Advertiser Disclosure
We want to bring you the best content and the best offers. Just so you know, we may collect compensation from the links on this page and some of our reviewers are compensated for contributing content to this website.
Gambling Commission Levy Huge Fines

Online Bingo: Who Decides What You Can Afford To Play?

Online casinos and bingo sites may soon be required to check how much you can afford to spend before they let you play if suggested restrictions from the UK Gambling Commission go ahead. Is this a good idea, or is this ‘player protection’ going too far? We’re taking a look at what this suggested new legislation could mean for you.

The proposed crackdown on player affordability is part of a move by the UK Gambling Commission to help stop players betting beyond their means. By determining what a player can afford, the idea is that bingo sites will be able to set appropriate limits on individual player spending so they don’t veer into problem gambling territory. Going one step further, until affordability checks have been completed, bingo sites could be expected to restrict players’ spending according to an arbitrary limit.

Why is the UKGC proposing this move?

Player Protection

There’s been a lot of attention recently on the issue of a minority of players who go too far to finance their online bingo and casino play. While most players are able to play safely and within their limits, the UK Gambling Commission is pressuring casinos and other gambling platforms like bingo sites and online bookies to do more to recognise and help players who may be at risk or who may be obtaining their money to play dishonestly. This is just one of a number of suggestions that have been made; others include banning credit card deposits and more closely monitoring player behaviour to identify those who may be at risk of spending too much.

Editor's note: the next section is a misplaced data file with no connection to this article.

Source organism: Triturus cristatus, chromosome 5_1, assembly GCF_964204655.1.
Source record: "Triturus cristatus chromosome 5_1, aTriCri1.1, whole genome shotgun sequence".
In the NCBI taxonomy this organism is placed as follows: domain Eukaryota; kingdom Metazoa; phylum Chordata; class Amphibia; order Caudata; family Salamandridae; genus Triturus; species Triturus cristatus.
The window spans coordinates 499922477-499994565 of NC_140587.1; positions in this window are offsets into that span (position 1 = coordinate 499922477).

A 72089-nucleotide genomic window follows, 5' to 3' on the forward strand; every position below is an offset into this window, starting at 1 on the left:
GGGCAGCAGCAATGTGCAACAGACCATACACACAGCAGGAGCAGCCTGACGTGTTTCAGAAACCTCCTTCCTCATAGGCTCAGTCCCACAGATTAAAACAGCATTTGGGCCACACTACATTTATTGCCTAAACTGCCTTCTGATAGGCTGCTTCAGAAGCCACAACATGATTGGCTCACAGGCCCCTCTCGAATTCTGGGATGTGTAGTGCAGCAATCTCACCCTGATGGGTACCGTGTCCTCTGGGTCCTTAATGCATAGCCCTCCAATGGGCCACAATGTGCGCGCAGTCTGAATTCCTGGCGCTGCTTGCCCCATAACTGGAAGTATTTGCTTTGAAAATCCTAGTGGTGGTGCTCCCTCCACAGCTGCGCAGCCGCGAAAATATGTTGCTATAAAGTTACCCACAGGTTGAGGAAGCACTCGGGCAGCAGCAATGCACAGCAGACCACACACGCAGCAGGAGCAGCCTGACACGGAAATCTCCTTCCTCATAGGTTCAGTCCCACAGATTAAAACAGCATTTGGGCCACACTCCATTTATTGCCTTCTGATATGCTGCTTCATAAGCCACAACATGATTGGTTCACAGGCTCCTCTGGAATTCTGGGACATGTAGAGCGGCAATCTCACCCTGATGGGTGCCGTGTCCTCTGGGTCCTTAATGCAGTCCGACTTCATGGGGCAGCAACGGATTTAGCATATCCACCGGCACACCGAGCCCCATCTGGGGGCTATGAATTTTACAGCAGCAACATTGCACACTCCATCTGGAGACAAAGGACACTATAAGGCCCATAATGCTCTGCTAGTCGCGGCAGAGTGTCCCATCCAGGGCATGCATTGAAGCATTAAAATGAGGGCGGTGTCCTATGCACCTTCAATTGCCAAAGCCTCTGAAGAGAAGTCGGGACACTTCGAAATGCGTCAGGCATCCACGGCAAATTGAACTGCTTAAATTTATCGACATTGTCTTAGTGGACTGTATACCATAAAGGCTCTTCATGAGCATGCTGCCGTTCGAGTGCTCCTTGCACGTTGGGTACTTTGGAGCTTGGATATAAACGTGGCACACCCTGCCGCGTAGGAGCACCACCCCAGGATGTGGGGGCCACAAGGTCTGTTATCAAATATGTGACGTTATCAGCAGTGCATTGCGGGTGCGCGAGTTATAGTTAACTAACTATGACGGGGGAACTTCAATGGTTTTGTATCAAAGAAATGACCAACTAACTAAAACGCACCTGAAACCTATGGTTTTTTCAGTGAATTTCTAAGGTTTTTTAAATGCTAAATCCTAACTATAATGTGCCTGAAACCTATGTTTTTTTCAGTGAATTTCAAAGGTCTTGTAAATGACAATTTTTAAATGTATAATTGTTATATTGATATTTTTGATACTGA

How would affordability checks work?

Bingo Security

If they do decide to bring in affordability checks, the big question is how will they work? As a player, you may be understandably wary of handing over the nitty-gritty details of your income and expenses to a random online bingo site. Until very recently many people were reluctant even to use debit cards for this reason. Privacy is definitely something that needs to be safeguarded, both online and offline.

A few companies have already started to get ahead of the curve, creating affordability checking platforms for online bingo sites and casinos. Some sites, like Betway, have already started partnering with them and performing voluntary affordability checks on players. These platforms use a number of different factors to judge a player’s affordability and decide whether or not they are at risk from problem gambling.

The key factors include:

  • Individual financial data, including source of wealth
  • Property data
  • Socio-demographic data
  • Previous player behaviour including deposit and loss amounts.

By combining data from a number of different places, these platforms can assign players a score, or a traffic light system that will tell the casino how likely they are to struggle to meet the financial obligations of playing bingo online.

Are these checks a breach of player privacy?

What’s concerning about these suggestions is that they require a player to hand over a great deal of their personal information to a bingo site or casino. For example, for source of income verification (to prevent money laundering), players are required to upload bank statements and other financial documentation like their payslips.

Another worrying possibility of implementing this rule is that sites will refuse to release withdrawals until they have received the information. For players who don’t have payslips, for example, those who are self-employed, this can be seriously problematic, especially if they have already deposited and played a significant amount of money and are left unable to withdraw their winnings.

bingo players security

There is also the issue of free will. While these measures are in place to protect players, can you imagine walking into a shop and trying to buy a piece of jewellery with cash, before being told ‘sorry no, you can’t afford it.’ Is an algorithm really qualified to tell bingo players what they can and can’t afford, and more importantly, should it?

It will be interesting to see if the suggested changes are implemented and how they affect players if they are.

Reader comments